1. May need to stay intubated/ventilated for prolonged period (they are susceptible to acute respiratory failure during post-op pd (d/t atelectasis, hypercapnia, hypoxemia, retention of secretions, bronchospasm​)
    • esp. after abdominal/thoracic surgeries →but the goal is to get them extubated as soon as possible, they wil do better!
    • Education →Post op ventilation is NOT a complication, but rather an expected result
  2. Adjust vent based on blood gasses
  3. Adequate pain control 
    • allows for pain free breathing and improved coughing & to avoid splinting → reduced atelectasis risk 


Causes of reduced lung compliance:

Normal compliance = 100-200ml/cmH​2O

  1. Increased fibrous tissue
    • long-standing COPD, sarcoidosis, bleomycin toxicity

  2. Alveolar edema
    • sepsis, re-expansion pulm edema, negative pressure pulm edema
  3. Low lung volumes
    • atalectasis
  4. Increased pulm venous pressure
    • pulm HTN secondary to chronic Hypoxic Pulmonary Vasoconstriction


Four types of restrictive lung disorders with examples:

  1. Acute intrinsic (pulm edema, ARDS, aspiration pneumonitis)
  2. Chronic intrinsic (pulm fibrosis, sarcoidosis)
  3. Chronic extrinsic (chest wall/ab/neuromusc diseases, obesity, kyphosis)
  4. Disorders of pleura/mediastinum (tumors, pneumothorax, pleural effusions)


Describe re-expansion pulm edema:

Acute Intrinsic restrictive disorder

Occurs after rapid evacuation of > 1L from pneumothorax/effusion that's > 24 hours old, due to enhanced capillary membrane permeability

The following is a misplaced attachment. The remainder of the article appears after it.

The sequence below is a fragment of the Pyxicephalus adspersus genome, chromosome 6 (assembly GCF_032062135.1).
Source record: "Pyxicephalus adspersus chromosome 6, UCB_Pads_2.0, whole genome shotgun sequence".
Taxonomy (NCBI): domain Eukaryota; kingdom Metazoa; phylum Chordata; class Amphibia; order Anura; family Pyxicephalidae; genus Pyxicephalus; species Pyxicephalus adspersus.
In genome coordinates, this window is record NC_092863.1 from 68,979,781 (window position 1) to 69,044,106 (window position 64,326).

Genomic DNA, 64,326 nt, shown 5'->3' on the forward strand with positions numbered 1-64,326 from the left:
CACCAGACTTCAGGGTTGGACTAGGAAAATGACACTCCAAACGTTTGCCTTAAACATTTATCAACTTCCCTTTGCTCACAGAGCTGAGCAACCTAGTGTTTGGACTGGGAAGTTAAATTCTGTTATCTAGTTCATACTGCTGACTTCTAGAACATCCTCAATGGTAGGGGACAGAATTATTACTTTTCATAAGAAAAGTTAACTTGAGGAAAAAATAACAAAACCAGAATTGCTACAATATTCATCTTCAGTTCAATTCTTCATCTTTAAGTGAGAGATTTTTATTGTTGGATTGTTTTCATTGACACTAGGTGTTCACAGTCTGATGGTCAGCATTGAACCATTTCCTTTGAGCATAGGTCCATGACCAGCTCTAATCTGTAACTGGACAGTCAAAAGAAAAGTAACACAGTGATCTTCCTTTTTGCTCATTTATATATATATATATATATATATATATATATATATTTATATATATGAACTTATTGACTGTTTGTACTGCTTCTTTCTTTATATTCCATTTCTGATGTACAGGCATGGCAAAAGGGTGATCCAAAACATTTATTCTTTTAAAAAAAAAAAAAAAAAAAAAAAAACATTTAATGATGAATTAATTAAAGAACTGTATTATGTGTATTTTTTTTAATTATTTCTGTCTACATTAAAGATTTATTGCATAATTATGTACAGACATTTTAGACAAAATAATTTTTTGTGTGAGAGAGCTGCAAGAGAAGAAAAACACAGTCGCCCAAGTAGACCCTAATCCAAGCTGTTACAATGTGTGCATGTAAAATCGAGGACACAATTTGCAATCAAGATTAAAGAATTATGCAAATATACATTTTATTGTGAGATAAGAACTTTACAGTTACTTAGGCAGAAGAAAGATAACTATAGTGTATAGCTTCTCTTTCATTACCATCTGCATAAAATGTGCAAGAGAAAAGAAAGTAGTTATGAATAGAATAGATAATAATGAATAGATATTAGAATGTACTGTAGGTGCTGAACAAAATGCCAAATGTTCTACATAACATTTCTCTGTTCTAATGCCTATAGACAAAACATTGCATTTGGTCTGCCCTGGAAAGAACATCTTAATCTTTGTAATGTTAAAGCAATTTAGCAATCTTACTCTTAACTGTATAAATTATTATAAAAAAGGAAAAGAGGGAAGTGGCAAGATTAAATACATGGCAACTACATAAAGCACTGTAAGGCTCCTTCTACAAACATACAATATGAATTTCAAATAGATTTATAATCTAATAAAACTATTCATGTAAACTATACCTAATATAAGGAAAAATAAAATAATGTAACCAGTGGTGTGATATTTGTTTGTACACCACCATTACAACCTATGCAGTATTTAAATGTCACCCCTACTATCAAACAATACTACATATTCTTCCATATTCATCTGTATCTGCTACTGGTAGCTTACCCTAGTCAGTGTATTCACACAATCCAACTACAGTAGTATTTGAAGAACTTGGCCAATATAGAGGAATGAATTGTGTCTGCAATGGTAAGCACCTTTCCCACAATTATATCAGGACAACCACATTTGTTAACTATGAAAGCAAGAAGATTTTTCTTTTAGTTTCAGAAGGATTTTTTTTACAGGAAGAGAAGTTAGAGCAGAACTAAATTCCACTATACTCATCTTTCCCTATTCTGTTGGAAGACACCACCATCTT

1. Treament:
    1. O2
    2. PEEP
    3. no diuretics unless volume overload is primary issue


Describe negative pressure pulmonary edema:

Acute Intrinsic restrictive disorder 

Occurs minutes to 2-3 hours after acute upper airway obstruction (in a spontaneously breating patient)

  1. Highly negative intrapleural pressure causes: 
    • decreased interstitial hydrostatic pressure
    • increased venous return
    • increased LV afterload
    • incerased SNS outflow→HTN and displacement of blood volume
    • Acute pulmonary edema
  2. Most often caused by:
    • post-extubation laryngospasm
    • attempting to breath against closed airway- muscle guys
    • Obstructve sleep apnea, hiccups, epiglotitis, tumors
  3. self-limiting to 12-24 hour duration
  4. Treatment:  
    • O2
    • airway monitoring/maintinence (C-Pap if needed)
    • mechanical ventilation + PEEP if needed


Aspiration Pneumonitis s/s and treatment: 

Acute Intrinsic restrictive disorder

Gastric Acid aspirate is rapidly distributed through the lungs it destroys surfactant producing cells and injures lung epithelium

  1. Results in capilary permability/atelectesis
  2. s/s:
    • arterial hypoxemia (decreased sats)
    • Tachypnea
    • Bronchospasm
    • Pulmonary vascular constriction can causel pulmonary HTN
    • X-ray shows changes 6-12 hours later 
  3. Treatment: 
    • Increase FiO2
    • PEEP
    • B2 agonists (albuterol) bronchodilation
    • Bronchoscopy if suspect solid material
    • generally abx and steroid use is not used



  • what is it?
  • how do these patients present?  
  • what are the anesthetic considerations?

Chronic Intrinsic restrictive disorder

Systemic granulomas disorder that leads to pulmonary fibrosis leading to cor pulmonale and pulmonary hypertension

  • Laryngeal sarcoid = Decrease diameter of airway (smaller tube and difficult  airway/intubation)
  • Myocardial sarcoid = heartblocks, dysrhythmias, restrictive cardiomyopathy → cardiac involvement
  • Liver, spleen, unilateral optic and facial nerves palsey
  1. Often present w/ dyspnea, cough & rapid shallow breathing
  2. Cor pulmonale and pulm HTN are likely
  3. Decreased alveolar diffusion capacity
  4. Often haveng a mediasinoscopy →lymph node biopsy
  5. Often times on corticosteroids→STRESS DOSE!
  6. Check electrolytes; check for hyperclacemia r/t metabolism of granulomas


Consiterations with chronic extrinsic lung disease:

  1. Chest wall disorders
    • decreased lung voume corespond with increased airway resistence
  2. Neuromuscular disorders -
    • Inefective cough/clearance of secretions